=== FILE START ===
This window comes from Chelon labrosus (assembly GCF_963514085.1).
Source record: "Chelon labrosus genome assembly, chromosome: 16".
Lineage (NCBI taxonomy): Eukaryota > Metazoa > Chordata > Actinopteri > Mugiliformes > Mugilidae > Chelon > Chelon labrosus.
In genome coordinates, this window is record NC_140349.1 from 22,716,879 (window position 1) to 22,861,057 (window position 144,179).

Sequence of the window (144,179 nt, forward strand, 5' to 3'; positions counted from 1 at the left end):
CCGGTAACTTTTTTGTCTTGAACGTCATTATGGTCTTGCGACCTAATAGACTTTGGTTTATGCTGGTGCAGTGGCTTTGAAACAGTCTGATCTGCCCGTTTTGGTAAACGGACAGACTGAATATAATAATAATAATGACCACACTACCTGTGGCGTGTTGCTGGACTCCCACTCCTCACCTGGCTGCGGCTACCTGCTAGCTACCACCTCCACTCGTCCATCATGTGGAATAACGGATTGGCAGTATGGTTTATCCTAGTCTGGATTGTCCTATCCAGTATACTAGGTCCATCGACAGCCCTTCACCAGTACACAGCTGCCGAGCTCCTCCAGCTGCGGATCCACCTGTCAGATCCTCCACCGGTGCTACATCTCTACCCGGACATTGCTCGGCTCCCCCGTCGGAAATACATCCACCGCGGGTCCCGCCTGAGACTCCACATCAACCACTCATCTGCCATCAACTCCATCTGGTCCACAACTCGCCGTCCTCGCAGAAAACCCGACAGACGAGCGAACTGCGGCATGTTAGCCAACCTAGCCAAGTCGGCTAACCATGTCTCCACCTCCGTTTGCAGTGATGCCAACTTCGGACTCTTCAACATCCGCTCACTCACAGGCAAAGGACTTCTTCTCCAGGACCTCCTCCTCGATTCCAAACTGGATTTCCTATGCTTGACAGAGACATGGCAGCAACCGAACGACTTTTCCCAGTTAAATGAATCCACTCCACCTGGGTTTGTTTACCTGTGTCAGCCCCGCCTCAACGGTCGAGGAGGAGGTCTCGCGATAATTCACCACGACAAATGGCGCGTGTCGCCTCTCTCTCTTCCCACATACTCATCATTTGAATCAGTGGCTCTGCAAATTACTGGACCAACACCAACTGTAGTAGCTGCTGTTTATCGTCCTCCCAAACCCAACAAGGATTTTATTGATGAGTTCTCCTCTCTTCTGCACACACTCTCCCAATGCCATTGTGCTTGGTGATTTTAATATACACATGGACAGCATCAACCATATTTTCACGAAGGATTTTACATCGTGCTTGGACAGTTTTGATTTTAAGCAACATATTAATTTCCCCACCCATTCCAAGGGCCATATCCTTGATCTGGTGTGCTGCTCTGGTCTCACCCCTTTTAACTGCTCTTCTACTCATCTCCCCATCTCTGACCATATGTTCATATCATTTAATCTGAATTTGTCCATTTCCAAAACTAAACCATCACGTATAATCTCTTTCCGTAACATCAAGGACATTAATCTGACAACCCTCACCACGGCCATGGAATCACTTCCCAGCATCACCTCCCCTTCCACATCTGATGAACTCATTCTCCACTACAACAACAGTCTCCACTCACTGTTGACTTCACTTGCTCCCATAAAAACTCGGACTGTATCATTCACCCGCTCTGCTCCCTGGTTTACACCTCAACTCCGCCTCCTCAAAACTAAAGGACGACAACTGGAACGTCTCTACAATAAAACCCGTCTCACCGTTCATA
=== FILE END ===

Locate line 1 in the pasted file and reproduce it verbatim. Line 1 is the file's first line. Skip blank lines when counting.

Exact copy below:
This window comes from Chelon labrosus (assembly GCF_963514085.1).